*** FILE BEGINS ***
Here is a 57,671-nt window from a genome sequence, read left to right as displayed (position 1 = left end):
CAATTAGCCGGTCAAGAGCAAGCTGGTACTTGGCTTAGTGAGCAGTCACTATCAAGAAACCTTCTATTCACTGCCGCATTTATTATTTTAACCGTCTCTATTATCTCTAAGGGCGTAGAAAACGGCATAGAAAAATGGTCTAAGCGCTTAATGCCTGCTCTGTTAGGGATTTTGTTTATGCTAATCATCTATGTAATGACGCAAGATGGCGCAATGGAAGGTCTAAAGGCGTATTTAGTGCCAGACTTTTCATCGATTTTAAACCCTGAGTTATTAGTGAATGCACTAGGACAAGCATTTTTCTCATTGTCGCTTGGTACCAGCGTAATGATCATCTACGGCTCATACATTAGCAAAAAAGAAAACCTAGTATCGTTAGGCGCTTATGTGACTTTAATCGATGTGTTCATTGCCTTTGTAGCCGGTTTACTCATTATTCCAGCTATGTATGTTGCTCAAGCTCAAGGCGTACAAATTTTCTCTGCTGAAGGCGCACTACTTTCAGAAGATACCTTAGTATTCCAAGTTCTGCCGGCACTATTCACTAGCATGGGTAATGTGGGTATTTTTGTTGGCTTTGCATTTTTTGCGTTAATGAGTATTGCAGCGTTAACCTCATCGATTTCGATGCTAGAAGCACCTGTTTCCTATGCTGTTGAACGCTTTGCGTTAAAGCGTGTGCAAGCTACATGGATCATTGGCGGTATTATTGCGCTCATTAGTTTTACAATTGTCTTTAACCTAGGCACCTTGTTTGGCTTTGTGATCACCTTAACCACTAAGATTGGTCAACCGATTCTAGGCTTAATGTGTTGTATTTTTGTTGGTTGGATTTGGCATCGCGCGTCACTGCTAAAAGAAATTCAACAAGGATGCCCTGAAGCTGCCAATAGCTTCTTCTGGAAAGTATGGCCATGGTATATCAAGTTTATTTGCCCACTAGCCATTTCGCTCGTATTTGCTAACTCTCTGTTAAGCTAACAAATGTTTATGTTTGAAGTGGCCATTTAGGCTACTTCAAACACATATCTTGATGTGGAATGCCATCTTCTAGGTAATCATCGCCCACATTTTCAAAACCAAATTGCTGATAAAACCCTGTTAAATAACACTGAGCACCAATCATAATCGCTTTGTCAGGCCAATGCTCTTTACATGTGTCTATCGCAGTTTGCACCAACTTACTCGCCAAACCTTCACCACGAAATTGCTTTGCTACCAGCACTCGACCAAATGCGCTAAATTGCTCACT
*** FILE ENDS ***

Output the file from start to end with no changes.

Here is a 57,671-nt window from a genome sequence, read left to right as displayed (position 1 = left end):
CAATTAGCCGGTCAAGAGCAAGCTGGTACTTGGCTTAGTGAGCAGTCACTATCAAGAAACCTTCTATTCACTGCCGCATTTATTATTTTAACCGTCTCTATTATCTCTAAGGGCGTAGAAAACGGCATAGAAAAATGGTCTAAGCGCTTAATGCCTGCTCTGTTAGGGATTTTGTTTATGCTAATCATCTATGTAATGACGCAAGATGGCGCAATGGAAGGTCTAAAGGCGTATTTAGTGCCAGACTTTTCATCGATTTTAAACCCTGAGTTATTAGTGAATGCACTAGGACAAGCATTTTTCTCATTGTCGCTTGGTACCAGCGTAATGATCATCTACGGCTCATACATTAGCAAAAAAGAAAACCTAGTATCGTTAGGCGCTTATGTGACTTTAATCGATGTGTTCATTGCCTTTGTAGCCGGTTTACTCATTATTCCAGCTATGTATGTTGCTCAAGCTCAAGGCGTACAAATTTTCTCTGCTGAAGGCGCACTACTTTCAGAAGATACCTTAGTATTCCAAGTTCTGCCGGCACTATTCACTAGCATGGGTAATGTGGGTATTTTTGTTGGCTTTGCATTTTTTGCGTTAATGAGTATTGCAGCGTTAACCTCATCGATTTCGATGCTAGAAGCACCTGTTTCCTATGCTGTTGAACGCTTTGCGTTAAAGCGTGTGCAAGCTACATGGATCATTGGCGGTATTATTGCGCTCATTAGTTTTACAATTGTCTTTAACCTAGGCACCTTGTTTGGCTTTGTGATCACCTTAACCACTAAGATTGGTCAACCGATTCTAGGCTTAATGTGTTGTATTTTTGTTGGTTGGATTTGGCATCGCGCGTCACTGCTAAAAGAAATTCAACAAGGATGCCCTGAAGCTGCCAATAGCTTCTTCTGGAAAGTATGGCCATGGTATATCAAGTTTATTTGCCCACTAGCCATTTCGCTCGTATTTGCTAACTCTCTGTTAAGCTAACAAATGTTTATGTTTGAAGTGGCCATTTAGGCTACTTCAAACACATATCTTGATGTGGAATGCCATCTTCTAGGTAATCATCGCCCACATTTTCAAAACCAAATTGCTGATAAAACCCTGTTAAATAACACTGAGCACCAATCATAATCGCTTTGTCAGGCCAATGCTCTTTACATGTGTCTATCGCAGTTTGCACCAACTTACTCGCCAAACCTTCACCACGAAATTGCTTTGCTACCAGCACTCGACCAAATGCGCTAAATTGCTCACT